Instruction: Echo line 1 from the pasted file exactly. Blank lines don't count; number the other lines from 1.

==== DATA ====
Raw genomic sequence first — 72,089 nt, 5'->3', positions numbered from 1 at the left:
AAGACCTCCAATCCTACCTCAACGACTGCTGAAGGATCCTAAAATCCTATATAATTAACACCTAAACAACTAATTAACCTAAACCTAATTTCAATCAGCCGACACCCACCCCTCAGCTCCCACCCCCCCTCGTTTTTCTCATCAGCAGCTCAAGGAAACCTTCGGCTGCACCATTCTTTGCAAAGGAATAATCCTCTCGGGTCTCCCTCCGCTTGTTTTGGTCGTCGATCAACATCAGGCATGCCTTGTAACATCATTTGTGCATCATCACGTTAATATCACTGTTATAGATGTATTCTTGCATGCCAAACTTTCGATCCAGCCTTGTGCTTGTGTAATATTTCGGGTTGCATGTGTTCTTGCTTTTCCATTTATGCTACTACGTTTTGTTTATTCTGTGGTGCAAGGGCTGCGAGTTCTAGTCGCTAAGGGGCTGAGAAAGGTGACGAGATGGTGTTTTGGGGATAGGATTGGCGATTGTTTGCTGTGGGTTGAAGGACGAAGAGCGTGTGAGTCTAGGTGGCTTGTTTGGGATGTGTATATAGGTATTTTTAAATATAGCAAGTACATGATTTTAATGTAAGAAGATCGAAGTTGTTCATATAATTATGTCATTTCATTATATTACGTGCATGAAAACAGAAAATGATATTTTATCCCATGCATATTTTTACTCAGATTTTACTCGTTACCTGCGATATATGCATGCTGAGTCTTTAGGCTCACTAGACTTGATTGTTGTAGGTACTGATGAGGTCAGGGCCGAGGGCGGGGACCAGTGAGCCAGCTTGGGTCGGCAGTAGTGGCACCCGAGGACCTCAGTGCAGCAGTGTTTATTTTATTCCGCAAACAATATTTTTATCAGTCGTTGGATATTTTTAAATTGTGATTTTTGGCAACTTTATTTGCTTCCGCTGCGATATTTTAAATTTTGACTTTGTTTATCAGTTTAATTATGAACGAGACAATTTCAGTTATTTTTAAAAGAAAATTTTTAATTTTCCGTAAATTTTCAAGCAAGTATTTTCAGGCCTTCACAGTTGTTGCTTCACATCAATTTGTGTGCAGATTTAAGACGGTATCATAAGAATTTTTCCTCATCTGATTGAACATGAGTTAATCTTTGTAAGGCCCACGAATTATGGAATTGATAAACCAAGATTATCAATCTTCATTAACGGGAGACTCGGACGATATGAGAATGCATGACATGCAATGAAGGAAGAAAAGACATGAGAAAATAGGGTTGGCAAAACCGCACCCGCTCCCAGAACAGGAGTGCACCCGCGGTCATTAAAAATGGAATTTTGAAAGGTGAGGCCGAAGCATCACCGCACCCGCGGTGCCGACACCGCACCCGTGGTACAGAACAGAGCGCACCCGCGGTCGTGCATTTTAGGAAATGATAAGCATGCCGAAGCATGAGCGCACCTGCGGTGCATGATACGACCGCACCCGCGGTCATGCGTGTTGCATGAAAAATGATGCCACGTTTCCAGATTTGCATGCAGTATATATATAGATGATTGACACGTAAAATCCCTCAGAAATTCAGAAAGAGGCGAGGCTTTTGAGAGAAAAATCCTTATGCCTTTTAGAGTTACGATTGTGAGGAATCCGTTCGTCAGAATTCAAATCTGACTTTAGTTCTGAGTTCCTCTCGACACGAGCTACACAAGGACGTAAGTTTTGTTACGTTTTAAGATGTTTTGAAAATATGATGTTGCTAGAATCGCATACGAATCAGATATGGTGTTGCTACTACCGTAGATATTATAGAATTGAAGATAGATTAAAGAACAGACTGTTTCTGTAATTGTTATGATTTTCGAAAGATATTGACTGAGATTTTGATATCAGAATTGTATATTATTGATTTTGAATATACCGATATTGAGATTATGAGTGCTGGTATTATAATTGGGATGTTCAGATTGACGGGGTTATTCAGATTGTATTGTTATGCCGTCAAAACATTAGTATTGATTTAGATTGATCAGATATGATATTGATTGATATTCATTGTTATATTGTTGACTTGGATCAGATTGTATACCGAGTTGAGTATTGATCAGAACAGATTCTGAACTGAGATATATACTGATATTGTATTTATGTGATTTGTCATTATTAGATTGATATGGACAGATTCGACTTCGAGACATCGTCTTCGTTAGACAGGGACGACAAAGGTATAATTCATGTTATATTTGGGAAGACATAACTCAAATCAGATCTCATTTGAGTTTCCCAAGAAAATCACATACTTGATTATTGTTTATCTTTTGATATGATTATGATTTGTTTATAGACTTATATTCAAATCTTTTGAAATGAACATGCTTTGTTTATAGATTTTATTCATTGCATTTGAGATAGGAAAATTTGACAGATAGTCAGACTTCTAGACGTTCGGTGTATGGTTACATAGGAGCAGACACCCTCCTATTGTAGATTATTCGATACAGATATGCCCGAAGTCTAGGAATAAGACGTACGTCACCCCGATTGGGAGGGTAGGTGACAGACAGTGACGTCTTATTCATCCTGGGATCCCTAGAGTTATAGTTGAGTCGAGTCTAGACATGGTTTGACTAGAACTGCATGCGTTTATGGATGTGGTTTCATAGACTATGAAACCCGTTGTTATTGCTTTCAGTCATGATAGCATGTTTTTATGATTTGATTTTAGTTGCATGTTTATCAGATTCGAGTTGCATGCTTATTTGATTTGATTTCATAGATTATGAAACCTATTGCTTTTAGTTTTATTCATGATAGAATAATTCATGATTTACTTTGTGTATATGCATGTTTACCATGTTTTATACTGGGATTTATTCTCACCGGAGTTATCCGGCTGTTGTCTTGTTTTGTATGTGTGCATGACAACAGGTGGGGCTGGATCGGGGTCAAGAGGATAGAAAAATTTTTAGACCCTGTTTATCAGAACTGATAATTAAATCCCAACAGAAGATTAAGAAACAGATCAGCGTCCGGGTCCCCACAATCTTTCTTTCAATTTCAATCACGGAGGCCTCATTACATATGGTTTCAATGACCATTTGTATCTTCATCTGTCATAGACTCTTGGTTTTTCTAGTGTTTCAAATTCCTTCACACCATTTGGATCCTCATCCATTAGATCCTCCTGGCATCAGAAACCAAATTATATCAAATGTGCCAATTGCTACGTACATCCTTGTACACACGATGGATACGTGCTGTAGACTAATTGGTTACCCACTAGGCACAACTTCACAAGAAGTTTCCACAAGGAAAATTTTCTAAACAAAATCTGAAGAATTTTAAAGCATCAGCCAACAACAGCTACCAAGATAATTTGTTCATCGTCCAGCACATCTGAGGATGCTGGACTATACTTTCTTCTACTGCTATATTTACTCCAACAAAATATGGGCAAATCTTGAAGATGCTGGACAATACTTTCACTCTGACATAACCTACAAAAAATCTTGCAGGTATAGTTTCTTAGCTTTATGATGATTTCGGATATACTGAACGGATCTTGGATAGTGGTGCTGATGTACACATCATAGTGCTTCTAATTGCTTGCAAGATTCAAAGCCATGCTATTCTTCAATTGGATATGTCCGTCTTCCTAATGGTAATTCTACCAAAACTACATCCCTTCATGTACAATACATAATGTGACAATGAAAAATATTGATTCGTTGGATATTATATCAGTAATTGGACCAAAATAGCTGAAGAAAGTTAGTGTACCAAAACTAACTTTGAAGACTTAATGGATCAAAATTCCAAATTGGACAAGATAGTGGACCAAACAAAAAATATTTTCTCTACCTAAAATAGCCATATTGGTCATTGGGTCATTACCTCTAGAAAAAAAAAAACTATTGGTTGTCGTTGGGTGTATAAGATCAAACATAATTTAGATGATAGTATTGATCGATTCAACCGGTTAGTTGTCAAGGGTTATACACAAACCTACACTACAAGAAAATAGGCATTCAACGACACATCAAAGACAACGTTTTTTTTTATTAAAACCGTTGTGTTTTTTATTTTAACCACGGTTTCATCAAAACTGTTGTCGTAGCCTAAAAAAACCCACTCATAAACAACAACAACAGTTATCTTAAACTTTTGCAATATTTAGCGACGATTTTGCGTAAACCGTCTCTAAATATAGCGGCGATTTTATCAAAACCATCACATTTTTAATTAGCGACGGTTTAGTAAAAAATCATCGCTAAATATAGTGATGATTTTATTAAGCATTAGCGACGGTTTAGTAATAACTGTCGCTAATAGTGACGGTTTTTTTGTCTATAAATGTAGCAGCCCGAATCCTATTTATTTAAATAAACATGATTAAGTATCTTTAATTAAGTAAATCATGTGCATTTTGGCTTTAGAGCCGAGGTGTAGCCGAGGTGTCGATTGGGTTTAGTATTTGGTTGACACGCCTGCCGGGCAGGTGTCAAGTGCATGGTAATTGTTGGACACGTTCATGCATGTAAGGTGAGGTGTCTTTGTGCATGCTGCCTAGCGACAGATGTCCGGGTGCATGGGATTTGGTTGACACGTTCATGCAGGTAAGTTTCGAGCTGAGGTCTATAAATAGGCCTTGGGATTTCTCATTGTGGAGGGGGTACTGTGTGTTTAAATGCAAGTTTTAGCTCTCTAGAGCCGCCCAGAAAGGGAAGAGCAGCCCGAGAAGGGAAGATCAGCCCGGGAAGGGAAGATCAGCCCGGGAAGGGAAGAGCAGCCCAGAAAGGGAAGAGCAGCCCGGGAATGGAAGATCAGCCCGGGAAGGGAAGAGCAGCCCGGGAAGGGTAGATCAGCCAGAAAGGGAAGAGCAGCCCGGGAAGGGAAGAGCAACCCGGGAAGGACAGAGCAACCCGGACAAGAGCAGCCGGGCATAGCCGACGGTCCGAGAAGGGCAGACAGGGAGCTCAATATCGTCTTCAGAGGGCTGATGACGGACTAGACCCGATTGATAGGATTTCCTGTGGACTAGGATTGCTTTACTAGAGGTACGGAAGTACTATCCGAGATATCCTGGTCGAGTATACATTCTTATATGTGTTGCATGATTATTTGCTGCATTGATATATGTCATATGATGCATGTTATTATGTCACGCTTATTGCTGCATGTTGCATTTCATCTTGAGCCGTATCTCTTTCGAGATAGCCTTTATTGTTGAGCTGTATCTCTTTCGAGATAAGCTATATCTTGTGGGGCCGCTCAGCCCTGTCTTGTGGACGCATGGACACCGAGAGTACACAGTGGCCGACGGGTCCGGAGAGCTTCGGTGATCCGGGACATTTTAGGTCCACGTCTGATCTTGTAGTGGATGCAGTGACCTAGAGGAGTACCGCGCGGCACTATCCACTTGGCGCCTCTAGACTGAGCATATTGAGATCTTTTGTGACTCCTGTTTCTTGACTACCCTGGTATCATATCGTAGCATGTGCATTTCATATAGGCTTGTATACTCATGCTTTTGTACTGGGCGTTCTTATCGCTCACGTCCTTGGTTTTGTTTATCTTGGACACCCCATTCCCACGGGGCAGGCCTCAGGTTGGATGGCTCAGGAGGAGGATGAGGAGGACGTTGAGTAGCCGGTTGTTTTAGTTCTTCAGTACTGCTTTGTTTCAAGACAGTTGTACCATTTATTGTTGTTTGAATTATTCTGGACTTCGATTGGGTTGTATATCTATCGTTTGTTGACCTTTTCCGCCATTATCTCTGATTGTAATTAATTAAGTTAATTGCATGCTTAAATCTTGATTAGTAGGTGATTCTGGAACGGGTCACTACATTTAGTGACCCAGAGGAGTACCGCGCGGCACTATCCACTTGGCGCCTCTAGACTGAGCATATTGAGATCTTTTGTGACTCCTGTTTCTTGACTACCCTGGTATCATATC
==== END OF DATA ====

Raw genomic sequence first — 72,089 nt, 5'->3', positions numbered from 1 at the left: